Earliest World War II
World War II
partisan unit, commanded by Henryk "Hubal" Dobrzański, winter 1939

Main article: Polish resistance movement in World War II Despite the military defeat of the Polish Army in September 1939, the Polish government itself never surrendered, instead evacuating West, where it formed the Polish government in Exile.[10] The government in exile was represented in the occupied Poland
Poland
by the Government Delegation for Poland, headed by the Government Delegate for Poland.[78] The main role of the civilian branch of the Underground State was to preserve the continuity of the Polish state as a whole, including its institutions. These institutions included the police, the courts, and schools.[79] By the final years of the war, the civilian structure of the Underground State included an underground parliament, administration, judiciary (courts and police), secondary and higher level education, and supported various cultural activities such as publishing of newspapers and books, underground theatres, lectures, exhibitions, concerts and safeguarded various works of art.[78][80] It also dealt with providing social services, including to the destitute Jewish population (through the Council to Aid Jews, or Żegota).[78] Through the Directorate of Civil Resistance (1941–1943) the civil arm was also involved in lesser acts of resistance, such as minor sabotage, although in 1943 this department was merged with the Directorate of Covert Resistance, forming the Directorate of Underground Resistance, subordinate to Polish Home Army (Armia Krajowa).[80]

German Panther tank
Panther tank
captured by the Poles
Poles
during 1944 Warsaw Uprising, with Batalion Zośka
Batalion Zośka
armored platoon commanded by Wacław Micuta

In response to the occupation, Poles
Poles
formed one of the largest underground movements in Europe.[10][81] Resistance to the Nazi German occupation began almost at once. The Home Army (in Polish Armia Krajowa or AK), loyal to the Polish government in exile in London and a military arm of the Polish Underground State, was formed from a number of smaller groups in 1942.[82] There was also the People's Army (Polish Armia Ludowa or AL), backed by the Soviet Union
Soviet Union
and controlled by the Polish Workers' Party
Polish Workers' Party
(Polish Polska Partia Robotnicza or PPR), though significantly less numerous than the Home Army.[10][83] In February 1942, when AK was formed, it numbered about 100,000 members.[84] In the beginning of 1943, it had reached a strength of about 200,000.[84] In the summer of 1944 when Operation Tempest
Operation Tempest
begun AK reached its highest membership numbers.[84] Estimates of AK membership in the first half of 1944 and summer that year vary, through about 400,000 estimate is common.[84] When the imminent arrival of the Soviet army, the AK launched an uprising in Warsaw against the German army on 1 August 1944. The uprising, receiving little assistance from the nearby Soviet forces, eventually failed, significantly reducing the Home Army's power and position.[10] About 200,000 Poles, most of them civilians, lost their lives in the Uprising.[85] Effect on the Polish population[edit] The Polish civilian population suffered under German occupation in several ways. Large numbers were expelled from land intended for German colonisation, and forced to resettle in the General-Government area. Hundreds of thousands of Poles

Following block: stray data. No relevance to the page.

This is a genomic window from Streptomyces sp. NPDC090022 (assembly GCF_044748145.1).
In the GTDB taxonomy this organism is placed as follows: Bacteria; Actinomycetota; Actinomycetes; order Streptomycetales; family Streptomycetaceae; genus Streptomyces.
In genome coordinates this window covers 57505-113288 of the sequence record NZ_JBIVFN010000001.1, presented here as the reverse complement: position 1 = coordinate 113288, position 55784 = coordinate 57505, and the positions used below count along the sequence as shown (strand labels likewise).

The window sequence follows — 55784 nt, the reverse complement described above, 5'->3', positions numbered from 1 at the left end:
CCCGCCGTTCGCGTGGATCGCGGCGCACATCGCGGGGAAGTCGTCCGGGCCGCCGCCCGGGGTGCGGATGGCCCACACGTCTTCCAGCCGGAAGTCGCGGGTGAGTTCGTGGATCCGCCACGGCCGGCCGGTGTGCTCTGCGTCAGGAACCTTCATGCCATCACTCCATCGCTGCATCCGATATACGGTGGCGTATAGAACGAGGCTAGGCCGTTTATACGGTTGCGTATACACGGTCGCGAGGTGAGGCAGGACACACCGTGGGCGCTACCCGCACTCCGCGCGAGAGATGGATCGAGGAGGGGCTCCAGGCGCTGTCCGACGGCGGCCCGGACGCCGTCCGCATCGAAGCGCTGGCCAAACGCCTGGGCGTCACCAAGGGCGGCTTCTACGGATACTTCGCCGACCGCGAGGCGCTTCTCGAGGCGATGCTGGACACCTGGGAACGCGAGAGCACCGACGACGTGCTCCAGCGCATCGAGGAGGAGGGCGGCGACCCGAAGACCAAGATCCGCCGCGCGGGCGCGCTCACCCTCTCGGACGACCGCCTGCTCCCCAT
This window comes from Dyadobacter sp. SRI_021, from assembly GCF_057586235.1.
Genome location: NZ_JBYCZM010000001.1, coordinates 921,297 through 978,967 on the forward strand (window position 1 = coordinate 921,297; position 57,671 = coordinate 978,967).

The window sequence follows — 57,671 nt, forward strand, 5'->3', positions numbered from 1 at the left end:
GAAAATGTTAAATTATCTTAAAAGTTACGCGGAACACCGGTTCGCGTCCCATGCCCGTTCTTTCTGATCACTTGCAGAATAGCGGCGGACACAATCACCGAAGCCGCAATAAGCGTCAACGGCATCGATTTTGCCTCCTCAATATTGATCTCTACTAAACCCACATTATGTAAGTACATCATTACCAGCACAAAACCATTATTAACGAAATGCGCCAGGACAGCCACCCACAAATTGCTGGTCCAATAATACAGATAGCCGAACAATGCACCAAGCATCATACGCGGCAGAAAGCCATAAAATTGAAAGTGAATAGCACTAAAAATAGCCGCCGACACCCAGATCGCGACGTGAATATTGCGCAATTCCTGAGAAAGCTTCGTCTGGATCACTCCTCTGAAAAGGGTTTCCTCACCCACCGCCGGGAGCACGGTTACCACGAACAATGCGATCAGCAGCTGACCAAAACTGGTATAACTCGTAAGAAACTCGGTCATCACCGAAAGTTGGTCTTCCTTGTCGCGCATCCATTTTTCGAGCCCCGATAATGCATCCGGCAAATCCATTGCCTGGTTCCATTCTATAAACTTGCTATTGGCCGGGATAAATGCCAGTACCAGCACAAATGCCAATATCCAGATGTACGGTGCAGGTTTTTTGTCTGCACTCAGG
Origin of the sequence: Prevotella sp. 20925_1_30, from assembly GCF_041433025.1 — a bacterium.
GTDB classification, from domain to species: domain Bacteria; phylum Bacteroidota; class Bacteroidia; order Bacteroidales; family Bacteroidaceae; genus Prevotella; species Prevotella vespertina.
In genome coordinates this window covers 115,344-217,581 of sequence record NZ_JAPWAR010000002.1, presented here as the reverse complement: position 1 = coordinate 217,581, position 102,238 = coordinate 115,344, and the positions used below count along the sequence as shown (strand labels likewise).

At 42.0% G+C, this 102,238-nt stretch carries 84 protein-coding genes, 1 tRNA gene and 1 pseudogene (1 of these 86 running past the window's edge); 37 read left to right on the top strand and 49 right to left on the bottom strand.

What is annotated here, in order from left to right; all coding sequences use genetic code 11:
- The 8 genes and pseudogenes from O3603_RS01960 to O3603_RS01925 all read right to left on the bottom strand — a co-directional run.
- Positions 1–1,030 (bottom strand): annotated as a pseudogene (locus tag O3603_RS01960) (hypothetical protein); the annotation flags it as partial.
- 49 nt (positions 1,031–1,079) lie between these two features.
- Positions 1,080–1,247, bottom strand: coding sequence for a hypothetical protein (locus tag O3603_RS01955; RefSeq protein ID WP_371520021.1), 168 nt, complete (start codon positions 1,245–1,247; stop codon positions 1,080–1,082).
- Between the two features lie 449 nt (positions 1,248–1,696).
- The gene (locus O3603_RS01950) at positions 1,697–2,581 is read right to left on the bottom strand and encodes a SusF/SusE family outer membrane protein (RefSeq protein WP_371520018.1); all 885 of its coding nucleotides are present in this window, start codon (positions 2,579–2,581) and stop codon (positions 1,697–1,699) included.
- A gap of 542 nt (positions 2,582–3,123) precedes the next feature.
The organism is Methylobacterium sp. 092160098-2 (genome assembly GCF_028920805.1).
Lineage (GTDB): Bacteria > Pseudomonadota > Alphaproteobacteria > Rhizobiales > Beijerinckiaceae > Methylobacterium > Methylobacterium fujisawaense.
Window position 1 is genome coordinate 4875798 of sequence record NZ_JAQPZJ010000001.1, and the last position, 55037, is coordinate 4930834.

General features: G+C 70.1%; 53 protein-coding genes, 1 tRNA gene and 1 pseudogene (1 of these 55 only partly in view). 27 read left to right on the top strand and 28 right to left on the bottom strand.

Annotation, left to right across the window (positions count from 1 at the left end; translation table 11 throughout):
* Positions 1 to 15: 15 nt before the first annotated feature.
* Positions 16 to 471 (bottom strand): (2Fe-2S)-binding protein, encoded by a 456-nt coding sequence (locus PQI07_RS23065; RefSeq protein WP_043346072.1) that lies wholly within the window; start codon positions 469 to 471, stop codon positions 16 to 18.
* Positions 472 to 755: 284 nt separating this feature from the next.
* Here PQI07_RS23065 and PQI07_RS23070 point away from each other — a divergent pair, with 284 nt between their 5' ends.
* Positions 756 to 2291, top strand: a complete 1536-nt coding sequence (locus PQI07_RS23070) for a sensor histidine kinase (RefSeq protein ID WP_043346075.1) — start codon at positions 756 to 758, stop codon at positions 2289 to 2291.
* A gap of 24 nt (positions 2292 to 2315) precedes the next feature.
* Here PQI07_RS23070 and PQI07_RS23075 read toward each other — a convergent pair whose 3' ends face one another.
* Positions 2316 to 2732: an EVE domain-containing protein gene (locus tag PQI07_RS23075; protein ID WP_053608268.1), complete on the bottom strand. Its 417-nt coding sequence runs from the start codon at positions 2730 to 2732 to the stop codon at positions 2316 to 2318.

Poles
were deported to Germany
Germany
for forced labour in industry and agriculture, where many thousands died. Poles
Poles
were also conscripted for labour in Poland, and were held in labour camps all over the country, again with a high death rate. There was a general shortage of food, fuel for heating and medical supplies, and there was a high death rate among the Polish population as a result. Finally, thousands of Poles
Poles
were killed as reprisals for resistance attacks on German forces or for other reasons. In all, about 3 million (non-Jewish) Poles
Poles
died as a result of the German occupation, more than 10% of the pre-war population. When this is added to the 3 million Polish Jews
Polish Jews
who were killed as a matter of policy by the Germans, Poland
Poland
lost about 22% of its population, the highest proportion of any European country in World War II.[86][87]

Walling-off Świętokrzyska Street seen from Marszałkowska Street on the ' Aryan
Aryan
side' of the Warsaw Ghetto, 1940

Poland
Poland
had a large Jewish population, and according to Davies, more Jews were both killed and rescued in Poland, than in any other nation, the rescue figure usually being put at between 100,000 and 150,000.[88] Thousands of Poles